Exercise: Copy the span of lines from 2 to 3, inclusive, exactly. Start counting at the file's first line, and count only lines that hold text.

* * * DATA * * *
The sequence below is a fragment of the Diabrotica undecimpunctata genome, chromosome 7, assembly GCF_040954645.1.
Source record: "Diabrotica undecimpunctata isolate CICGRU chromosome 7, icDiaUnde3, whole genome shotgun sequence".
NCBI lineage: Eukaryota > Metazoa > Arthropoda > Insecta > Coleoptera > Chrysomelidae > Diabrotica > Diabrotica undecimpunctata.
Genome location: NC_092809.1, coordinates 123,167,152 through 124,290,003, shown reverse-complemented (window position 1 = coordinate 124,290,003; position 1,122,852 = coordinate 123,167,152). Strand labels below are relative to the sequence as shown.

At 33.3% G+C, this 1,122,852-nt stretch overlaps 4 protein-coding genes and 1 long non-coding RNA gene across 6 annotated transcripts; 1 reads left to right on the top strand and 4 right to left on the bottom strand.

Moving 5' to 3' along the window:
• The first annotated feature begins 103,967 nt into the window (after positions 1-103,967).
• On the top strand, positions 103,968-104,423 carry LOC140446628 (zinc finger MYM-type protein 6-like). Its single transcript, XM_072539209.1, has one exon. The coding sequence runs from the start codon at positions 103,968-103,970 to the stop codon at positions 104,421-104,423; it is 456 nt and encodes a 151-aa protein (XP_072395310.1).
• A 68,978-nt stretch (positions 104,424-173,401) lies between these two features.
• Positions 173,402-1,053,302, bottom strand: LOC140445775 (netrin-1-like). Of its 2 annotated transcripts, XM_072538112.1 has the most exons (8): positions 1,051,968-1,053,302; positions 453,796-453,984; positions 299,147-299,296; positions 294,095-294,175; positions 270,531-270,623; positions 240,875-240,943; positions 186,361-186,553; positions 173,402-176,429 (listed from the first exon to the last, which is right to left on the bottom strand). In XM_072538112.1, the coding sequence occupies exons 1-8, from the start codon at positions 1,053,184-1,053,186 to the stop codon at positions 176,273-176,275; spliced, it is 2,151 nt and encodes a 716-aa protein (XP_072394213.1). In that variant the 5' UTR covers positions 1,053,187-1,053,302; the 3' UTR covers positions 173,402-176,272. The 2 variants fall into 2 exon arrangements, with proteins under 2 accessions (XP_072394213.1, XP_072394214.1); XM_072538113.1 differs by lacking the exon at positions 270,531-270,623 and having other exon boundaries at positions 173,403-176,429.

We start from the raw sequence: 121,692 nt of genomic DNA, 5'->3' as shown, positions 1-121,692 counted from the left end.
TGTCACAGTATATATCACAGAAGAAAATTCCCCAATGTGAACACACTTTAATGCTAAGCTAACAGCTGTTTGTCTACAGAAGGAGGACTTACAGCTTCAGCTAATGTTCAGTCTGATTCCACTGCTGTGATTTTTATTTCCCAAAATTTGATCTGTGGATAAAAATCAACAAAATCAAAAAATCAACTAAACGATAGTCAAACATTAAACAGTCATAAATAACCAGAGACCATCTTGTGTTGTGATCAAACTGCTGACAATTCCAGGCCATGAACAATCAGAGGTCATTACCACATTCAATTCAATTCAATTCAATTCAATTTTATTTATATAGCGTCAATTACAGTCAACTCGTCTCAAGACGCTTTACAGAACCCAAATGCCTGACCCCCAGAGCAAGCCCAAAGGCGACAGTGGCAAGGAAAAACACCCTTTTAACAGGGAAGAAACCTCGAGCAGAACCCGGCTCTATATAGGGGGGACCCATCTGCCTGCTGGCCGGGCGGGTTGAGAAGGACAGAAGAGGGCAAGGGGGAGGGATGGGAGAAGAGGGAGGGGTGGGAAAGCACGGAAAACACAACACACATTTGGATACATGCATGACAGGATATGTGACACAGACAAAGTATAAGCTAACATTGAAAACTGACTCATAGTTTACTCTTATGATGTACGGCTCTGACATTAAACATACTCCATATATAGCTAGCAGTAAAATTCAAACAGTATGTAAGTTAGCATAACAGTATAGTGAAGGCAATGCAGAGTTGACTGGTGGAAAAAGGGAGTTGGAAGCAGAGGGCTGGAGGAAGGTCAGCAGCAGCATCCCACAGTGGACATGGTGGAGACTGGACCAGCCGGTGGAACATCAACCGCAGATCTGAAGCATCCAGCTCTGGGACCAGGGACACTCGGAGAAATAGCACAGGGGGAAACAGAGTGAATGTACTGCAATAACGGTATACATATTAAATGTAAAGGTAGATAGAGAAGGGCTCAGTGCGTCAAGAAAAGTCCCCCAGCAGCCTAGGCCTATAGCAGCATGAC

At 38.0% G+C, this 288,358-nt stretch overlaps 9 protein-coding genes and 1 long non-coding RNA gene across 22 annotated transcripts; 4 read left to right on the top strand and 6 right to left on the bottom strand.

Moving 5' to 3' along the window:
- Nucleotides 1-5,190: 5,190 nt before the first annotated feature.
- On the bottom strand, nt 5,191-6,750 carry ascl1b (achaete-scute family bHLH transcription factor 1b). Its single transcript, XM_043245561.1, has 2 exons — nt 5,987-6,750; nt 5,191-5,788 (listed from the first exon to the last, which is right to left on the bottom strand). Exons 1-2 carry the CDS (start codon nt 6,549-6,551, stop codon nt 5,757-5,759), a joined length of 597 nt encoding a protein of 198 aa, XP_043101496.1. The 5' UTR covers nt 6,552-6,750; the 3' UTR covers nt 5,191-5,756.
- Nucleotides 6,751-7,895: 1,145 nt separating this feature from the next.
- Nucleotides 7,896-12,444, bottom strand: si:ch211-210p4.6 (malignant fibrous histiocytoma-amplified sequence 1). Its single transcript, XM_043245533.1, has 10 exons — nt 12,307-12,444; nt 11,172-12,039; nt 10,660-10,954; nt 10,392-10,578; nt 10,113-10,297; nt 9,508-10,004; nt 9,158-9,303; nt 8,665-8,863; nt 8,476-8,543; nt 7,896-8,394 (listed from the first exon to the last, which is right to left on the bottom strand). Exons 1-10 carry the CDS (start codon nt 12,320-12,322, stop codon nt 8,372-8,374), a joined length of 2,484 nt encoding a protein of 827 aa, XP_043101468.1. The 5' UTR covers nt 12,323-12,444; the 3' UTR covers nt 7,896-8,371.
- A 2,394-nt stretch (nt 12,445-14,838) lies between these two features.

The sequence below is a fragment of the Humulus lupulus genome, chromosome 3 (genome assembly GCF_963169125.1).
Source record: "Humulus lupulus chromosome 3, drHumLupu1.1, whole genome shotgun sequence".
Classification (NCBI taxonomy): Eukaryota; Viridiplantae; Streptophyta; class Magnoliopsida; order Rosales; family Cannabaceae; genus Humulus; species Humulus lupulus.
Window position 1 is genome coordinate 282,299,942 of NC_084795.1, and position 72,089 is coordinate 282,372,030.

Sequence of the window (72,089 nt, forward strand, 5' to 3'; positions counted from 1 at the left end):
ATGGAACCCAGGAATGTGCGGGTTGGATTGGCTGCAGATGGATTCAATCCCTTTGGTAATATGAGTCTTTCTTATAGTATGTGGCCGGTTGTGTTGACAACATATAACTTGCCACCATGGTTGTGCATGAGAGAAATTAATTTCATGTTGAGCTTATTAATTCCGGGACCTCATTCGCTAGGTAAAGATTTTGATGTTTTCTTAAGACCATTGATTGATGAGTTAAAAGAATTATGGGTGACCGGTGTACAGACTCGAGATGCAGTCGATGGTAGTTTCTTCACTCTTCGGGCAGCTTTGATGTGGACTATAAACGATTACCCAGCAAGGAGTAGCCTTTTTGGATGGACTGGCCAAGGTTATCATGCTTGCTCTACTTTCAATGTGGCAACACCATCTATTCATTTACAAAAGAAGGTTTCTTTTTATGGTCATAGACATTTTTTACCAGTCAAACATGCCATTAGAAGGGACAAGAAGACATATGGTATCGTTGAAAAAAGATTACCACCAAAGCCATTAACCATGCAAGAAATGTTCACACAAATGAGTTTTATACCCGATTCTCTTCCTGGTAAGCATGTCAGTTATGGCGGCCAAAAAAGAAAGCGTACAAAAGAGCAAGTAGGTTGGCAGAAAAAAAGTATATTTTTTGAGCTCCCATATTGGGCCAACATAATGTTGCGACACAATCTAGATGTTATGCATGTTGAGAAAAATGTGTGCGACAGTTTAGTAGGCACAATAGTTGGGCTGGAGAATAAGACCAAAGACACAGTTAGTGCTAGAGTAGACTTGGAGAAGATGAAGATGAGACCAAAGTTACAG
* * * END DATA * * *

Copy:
Source record: "Diabrotica undecimpunctata isolate CICGRU chromosome 7, icDiaUnde3, whole genome shotgun sequence".
NCBI lineage: Eukaryota > Metazoa > Arthropoda > Insecta > Coleoptera > Chrysomelidae > Diabrotica > Diabrotica undecimpunctata.